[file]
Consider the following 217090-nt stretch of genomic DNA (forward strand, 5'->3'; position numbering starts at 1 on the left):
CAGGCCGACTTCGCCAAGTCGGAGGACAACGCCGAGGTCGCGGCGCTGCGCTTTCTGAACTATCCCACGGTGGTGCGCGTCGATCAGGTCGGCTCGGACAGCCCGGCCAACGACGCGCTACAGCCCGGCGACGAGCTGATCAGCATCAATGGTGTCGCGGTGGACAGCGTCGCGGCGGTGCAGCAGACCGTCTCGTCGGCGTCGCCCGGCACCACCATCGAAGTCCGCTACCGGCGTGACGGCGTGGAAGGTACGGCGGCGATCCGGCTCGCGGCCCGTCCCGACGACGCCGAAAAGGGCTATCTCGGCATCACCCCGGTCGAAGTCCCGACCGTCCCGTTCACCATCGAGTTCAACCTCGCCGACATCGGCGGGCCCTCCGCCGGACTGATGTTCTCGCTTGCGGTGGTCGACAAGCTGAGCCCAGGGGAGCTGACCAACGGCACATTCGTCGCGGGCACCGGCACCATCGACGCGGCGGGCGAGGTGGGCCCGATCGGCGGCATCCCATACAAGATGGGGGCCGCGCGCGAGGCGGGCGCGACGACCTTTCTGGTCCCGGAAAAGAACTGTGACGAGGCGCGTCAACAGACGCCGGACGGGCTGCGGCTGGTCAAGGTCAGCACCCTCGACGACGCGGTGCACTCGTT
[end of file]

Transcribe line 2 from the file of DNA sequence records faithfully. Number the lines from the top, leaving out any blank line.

CAGGCCGACTTCGCCAAGTCGGAGGACAACGCCGAGGTCGCGGCGCTGCGCTTTCTGAACTATCCCACGGTGGTGCGCGTCGATCAGGTCGGCTCGGACAGCCCGGCCAACGACGCGCTACAGCCCGGCGACGAGCTGATCAGCATCAATGGTGTCGCGGTGGACAGCGTCGCGGCGGTGCAGCAGACCGTCTCGTCGGCGTCGCCCGGCACCACCATCGAAGTCCGCTACCGGCGTGACGGCGTGGAAGGTACGGCGGCGATCCGGCTCGCGGCCCGTCCCGACGACGCCGAAAAGGGCTATCTCGGCATCACCCCGGTCGAAGTCCCGACCGTCCCGTTCACCATCGAGTTCAACCTCGCCGACATCGGCGGGCCCTCCGCCGGACTGATGTTCTCGCTTGCGGTGGTCGACAAGCTGAGCCCAGGGGAGCTGACCAACGGCACATTCGTCGCGGGCACCGGCACCATCGACGCGGCGGGCGAGGTGGGCCCGATCGGCGGCATCCCATACAAGATGGGGGCCGCGCGCGAGGCGGGCGCGACGACCTTTCTGGTCCCGGAAAAGAACTGTGACGAGGCGCGTCAACAGACGCCGGACGGGCTGCGGCTGGTCAAGGTCAGCACCCTCGACGACGCGGTGCACTCGTT